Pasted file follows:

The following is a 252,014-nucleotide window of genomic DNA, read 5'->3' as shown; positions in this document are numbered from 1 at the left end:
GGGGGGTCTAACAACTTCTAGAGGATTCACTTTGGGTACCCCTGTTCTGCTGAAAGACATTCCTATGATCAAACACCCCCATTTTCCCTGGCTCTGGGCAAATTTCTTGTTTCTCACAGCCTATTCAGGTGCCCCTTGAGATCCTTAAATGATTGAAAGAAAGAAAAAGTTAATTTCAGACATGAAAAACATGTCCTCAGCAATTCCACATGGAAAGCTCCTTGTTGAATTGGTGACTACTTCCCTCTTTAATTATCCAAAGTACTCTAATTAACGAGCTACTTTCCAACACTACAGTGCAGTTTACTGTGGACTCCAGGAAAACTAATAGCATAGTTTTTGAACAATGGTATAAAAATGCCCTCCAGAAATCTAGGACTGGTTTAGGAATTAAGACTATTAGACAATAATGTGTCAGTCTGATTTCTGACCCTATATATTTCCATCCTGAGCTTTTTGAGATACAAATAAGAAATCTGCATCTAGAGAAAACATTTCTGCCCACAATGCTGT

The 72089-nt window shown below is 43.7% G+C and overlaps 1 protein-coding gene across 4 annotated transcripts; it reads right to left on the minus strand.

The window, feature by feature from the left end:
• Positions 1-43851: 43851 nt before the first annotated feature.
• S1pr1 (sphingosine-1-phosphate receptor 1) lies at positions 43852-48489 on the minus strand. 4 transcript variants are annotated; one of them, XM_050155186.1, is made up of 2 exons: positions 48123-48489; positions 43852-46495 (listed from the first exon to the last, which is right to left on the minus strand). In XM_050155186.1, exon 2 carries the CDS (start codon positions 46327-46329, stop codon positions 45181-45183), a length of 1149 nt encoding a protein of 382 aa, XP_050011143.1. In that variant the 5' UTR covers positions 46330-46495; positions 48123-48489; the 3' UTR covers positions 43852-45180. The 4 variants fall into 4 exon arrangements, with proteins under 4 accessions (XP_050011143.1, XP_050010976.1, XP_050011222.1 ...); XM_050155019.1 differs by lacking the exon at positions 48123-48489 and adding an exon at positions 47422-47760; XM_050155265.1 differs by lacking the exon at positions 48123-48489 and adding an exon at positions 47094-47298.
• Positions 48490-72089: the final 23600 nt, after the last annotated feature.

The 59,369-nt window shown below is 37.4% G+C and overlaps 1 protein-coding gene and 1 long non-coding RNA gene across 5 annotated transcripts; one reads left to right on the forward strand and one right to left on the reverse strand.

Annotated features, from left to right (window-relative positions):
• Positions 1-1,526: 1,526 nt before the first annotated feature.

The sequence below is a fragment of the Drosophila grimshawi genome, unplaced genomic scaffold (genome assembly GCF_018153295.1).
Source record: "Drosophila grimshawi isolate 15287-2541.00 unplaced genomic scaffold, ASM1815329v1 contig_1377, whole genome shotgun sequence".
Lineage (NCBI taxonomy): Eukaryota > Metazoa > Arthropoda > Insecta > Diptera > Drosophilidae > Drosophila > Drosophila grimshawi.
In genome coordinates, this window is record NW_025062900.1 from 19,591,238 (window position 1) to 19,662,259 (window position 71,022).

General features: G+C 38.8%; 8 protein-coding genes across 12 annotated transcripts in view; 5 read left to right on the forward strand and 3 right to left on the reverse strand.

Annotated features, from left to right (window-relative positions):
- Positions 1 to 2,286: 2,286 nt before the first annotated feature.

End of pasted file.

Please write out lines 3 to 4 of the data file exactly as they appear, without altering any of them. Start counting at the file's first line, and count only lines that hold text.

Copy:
The 72089-nt window shown below is 43.7% G+C and overlaps 1 protein-coding gene across 4 annotated transcripts; it reads right to left on the minus strand.

The window, feature by feature from the left end: